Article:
*** And one final thoughtful note…from Joel Bowman, reporting from the Persian Gulf, on what happens to all those fat profits made by oil exporters…and how costs always rise to fill the space available to them…and why whenever a nation discovers that it has an unearned advantage, it quickly finds a way to disadvantage itself:

"A friend who visited Dubai recently remarked to me that the emirate seemed to have one foot in the 13th century and the other in the 21st. His wife was shocked to learn that the political structure of the Emirates is basically akin to a feudal society; Sheikhs at the top, appointed by birthright, and imported, increasingly disgruntled, serfs laboring away at the bottom. A benevolent dictator is a marvelous thing…until things turn bad, i.e., the oil stops a flowin’.

"I found it interesting to note that the Saudis, perhaps the most expansive central planners in terms of intervening in individual’s lives, now spend $55 of every barrel of oil sold just to provide welfare for their citizens. This is a country with the largest reserves of the hottest export around and it requires a price seen less than two years ago just to balance the books! The only thing outpacing the rise in crude price, it would seem, is the over-reaching arm of the planners.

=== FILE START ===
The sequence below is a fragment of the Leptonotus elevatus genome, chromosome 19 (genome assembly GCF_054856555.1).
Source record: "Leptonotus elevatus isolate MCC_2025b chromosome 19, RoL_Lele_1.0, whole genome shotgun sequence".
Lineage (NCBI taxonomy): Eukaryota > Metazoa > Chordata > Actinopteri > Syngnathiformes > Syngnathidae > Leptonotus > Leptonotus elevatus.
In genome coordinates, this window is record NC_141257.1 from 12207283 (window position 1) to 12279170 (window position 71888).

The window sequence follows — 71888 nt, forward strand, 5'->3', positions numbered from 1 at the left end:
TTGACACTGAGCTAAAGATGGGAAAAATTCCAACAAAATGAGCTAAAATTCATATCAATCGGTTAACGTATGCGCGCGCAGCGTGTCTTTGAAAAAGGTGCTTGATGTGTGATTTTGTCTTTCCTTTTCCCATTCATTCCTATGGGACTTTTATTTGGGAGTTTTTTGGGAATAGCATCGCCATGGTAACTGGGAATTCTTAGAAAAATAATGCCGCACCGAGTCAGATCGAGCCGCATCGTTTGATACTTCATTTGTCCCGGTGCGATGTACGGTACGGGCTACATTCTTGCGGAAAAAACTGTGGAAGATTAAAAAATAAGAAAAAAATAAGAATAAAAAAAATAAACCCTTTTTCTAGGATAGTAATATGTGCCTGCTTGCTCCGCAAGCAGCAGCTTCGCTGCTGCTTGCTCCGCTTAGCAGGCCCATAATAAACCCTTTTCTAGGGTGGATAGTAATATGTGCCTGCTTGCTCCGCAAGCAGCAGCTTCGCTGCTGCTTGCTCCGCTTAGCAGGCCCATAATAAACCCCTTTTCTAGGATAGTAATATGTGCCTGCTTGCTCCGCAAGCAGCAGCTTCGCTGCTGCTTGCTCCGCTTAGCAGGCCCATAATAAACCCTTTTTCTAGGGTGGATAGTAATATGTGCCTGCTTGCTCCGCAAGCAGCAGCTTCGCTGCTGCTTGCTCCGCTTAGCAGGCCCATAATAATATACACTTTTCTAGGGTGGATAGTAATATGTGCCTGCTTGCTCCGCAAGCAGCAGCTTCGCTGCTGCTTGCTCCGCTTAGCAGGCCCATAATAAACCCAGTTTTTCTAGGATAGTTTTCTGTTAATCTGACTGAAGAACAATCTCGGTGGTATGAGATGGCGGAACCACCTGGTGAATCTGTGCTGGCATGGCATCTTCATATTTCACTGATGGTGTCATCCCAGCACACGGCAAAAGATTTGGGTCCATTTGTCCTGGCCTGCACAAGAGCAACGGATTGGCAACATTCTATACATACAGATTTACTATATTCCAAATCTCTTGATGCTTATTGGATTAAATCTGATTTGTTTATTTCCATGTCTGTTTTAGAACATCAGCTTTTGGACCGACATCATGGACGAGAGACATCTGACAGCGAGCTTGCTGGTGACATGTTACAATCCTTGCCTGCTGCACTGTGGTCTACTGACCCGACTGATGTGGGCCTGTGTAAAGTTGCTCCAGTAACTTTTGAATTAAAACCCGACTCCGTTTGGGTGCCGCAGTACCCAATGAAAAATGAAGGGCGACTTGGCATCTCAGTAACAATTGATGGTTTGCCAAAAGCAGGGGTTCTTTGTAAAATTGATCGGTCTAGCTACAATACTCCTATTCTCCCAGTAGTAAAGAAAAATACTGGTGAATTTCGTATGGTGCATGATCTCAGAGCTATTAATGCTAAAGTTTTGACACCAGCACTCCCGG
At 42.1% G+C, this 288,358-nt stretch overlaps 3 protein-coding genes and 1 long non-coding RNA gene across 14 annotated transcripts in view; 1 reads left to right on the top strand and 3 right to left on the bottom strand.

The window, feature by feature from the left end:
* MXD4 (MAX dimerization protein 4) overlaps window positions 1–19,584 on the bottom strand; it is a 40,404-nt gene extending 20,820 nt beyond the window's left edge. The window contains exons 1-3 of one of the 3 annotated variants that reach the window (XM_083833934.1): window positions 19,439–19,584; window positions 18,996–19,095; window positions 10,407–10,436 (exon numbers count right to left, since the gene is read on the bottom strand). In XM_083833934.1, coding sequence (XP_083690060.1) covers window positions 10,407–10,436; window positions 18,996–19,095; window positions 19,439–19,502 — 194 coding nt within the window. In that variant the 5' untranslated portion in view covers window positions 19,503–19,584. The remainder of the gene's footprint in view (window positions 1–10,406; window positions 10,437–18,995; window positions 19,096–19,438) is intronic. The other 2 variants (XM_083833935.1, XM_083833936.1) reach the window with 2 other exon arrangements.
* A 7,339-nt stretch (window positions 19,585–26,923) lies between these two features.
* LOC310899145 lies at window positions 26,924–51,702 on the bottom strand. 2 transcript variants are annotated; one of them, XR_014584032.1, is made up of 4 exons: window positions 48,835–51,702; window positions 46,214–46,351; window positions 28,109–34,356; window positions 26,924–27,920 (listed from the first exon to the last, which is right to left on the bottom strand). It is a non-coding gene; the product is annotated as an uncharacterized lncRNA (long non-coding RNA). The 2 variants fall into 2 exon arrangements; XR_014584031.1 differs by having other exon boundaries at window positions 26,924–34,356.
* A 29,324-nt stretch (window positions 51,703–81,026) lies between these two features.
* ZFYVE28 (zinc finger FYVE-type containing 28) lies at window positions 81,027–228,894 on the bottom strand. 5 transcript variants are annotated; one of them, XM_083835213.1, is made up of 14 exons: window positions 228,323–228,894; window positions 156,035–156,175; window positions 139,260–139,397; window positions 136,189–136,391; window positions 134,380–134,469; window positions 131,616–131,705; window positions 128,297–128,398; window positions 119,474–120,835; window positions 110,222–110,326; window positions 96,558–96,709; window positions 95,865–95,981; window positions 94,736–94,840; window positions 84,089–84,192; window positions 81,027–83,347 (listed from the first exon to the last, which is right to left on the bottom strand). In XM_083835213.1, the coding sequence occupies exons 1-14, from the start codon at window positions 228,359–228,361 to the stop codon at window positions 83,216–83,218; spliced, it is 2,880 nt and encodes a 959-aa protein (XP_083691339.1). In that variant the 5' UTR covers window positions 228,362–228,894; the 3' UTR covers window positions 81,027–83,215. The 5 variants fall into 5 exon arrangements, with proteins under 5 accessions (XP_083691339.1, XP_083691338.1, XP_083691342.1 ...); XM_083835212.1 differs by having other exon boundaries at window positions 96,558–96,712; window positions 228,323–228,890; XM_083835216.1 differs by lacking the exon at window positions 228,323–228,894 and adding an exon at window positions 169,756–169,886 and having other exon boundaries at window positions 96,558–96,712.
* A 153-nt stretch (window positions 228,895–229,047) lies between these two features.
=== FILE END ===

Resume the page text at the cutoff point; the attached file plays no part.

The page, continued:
"(Venezuela, according to a report someone forwarded me recently, needs an astonishing $97 per barrel of oil to meet Hugo’s financial obligations…Iran and Nigeria require something like $75…not that I think it’s going back to these prices, but the margin between profit and just covering their expanding welfare buttocks is getting rather thin.)

"There is a region-wide nanny state syndrome that, in my opinion, will eat into every last drop of oil revenue long before the final well is exhausted…that’s if the SWFs don’t blow it all by ‘bailing out’ all the west’s financial institutions in the process – a practice that has seen the loss of billions for the Abu Dhabi Investment Authority, Mubadala and other, centrally planned and controlled funds.